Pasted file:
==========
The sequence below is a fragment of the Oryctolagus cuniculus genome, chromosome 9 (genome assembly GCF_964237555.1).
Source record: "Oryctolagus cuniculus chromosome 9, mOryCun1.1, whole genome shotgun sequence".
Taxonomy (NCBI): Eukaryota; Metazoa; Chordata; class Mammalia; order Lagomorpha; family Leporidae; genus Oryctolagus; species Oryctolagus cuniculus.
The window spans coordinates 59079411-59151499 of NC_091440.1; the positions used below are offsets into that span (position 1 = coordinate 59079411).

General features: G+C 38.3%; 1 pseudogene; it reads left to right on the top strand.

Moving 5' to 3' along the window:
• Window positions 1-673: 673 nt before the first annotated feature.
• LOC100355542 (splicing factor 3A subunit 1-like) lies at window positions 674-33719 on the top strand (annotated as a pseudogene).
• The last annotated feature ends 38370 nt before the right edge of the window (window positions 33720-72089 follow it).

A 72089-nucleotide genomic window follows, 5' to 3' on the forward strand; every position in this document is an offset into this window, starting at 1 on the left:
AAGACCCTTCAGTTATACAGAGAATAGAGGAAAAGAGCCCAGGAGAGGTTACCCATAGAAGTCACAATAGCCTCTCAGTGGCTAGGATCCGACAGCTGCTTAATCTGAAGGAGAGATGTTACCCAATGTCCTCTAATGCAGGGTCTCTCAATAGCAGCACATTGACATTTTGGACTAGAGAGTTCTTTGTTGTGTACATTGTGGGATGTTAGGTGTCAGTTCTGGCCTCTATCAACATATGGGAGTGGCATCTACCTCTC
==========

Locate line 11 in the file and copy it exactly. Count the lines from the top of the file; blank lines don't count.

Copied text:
AAGACCCTTCAGTTATACAGAGAATAGAGGAAAAGAGCCCAGGAGAGGTTACCCATAGAAGTCACAATAGCCTCTCAGTGGCTAGGATCCGACAGCTGCTTAATCTGAAGGAGAGATGTTACCCAATGTCCTCTAATGCAGGGTCTCTCAATAGCAGCACATTGACATTTTGGACTAGAGAGTTCTTTGTTGTGTACATTGTGGGATGTTAGGTGTCAGTTCTGGCCTCTATCAACATATGGGAGTGGCATCTACCTCTC